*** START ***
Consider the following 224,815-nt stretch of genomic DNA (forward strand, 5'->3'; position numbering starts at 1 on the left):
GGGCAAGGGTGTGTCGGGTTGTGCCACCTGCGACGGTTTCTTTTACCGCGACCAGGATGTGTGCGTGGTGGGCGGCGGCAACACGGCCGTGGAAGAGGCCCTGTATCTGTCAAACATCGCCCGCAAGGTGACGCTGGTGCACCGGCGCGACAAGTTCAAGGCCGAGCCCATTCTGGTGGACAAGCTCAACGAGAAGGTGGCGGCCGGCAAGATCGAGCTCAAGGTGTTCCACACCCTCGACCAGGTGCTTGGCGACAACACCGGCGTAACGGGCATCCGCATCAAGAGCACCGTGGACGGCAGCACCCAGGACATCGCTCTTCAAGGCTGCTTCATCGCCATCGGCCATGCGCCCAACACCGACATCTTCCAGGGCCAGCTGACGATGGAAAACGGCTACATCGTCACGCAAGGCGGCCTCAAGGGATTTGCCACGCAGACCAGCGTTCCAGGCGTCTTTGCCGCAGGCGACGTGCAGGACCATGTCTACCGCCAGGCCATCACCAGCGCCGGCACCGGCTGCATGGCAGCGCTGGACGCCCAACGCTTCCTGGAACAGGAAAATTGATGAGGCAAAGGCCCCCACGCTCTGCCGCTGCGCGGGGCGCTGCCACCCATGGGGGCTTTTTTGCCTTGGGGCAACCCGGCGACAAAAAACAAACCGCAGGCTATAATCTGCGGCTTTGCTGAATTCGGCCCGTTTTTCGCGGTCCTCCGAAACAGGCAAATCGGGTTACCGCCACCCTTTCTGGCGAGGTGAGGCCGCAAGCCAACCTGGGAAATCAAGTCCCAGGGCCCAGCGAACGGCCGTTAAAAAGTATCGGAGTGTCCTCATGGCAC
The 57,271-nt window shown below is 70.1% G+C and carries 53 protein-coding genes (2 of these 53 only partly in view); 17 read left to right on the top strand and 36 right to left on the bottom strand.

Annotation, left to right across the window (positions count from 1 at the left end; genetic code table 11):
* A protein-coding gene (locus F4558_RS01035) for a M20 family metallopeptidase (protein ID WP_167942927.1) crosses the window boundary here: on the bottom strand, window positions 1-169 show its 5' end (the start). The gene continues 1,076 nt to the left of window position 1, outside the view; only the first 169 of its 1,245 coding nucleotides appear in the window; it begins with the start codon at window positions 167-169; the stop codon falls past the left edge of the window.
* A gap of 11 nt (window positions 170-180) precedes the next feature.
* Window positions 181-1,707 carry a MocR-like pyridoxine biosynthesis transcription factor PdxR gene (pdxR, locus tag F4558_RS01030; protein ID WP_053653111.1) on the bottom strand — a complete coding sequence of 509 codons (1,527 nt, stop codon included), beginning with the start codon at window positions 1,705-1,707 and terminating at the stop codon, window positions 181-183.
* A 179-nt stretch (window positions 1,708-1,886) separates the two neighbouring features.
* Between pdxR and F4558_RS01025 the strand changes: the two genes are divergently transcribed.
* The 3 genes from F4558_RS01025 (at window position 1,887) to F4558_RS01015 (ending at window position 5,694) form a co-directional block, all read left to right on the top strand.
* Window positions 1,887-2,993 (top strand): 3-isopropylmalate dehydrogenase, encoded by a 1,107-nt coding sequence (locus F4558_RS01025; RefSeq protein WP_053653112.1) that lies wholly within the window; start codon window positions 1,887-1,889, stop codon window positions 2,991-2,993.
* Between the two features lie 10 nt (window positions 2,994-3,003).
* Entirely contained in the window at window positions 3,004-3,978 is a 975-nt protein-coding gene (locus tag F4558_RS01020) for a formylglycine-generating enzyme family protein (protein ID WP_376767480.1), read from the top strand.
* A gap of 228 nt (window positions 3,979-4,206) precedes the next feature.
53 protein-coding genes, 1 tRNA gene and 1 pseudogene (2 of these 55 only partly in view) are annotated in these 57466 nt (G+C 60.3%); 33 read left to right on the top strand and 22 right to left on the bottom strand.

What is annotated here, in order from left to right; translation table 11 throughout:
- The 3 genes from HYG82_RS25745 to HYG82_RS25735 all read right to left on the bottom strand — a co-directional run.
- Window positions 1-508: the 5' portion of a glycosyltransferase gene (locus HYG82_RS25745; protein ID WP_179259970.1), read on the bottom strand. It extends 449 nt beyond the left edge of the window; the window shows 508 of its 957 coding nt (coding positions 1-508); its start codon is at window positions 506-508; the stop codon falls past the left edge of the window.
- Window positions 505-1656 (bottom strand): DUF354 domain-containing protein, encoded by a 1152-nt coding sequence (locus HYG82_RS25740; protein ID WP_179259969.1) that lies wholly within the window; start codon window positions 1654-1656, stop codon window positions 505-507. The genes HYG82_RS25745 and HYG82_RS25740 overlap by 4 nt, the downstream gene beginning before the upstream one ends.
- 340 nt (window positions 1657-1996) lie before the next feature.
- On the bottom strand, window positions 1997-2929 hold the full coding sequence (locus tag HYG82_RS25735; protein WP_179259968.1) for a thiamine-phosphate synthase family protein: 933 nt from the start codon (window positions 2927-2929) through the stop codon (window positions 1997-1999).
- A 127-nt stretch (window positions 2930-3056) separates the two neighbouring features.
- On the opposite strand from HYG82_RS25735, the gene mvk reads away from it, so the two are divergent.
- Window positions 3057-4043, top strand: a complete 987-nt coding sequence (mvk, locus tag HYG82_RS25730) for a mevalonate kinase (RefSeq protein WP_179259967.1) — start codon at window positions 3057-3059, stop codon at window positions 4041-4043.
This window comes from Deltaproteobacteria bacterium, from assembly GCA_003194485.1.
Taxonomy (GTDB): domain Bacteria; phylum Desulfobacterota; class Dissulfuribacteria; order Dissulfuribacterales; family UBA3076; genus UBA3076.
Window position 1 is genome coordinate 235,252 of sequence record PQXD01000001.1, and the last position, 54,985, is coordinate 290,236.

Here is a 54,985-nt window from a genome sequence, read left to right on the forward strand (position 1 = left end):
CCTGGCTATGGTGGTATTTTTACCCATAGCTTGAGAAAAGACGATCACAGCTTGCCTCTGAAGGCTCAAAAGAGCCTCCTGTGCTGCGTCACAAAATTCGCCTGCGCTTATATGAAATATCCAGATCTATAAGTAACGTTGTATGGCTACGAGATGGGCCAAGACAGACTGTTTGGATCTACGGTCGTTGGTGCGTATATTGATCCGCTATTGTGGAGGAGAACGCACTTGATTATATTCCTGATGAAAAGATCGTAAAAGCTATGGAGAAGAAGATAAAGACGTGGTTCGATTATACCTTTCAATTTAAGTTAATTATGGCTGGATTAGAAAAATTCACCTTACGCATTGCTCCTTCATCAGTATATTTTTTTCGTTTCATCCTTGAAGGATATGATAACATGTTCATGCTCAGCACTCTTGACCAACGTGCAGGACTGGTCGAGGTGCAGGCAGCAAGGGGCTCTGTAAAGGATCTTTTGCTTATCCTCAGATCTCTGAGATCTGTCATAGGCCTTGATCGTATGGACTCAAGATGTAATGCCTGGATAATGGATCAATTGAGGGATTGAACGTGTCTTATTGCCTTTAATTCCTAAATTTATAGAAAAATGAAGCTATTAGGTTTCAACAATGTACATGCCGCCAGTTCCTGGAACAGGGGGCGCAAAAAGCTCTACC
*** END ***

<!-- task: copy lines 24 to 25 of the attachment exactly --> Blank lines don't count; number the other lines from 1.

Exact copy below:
- Window positions 3057-4043, top strand: a complete 987-nt coding sequence (mvk, locus tag HYG82_RS25730) for a mevalonate kinase (RefSeq protein WP_179259967.1) — start codon at window positions 3057-3059, stop codon at window positions 4041-4043.
This window comes from Deltaproteobacteria bacterium, from assembly GCA_003194485.1.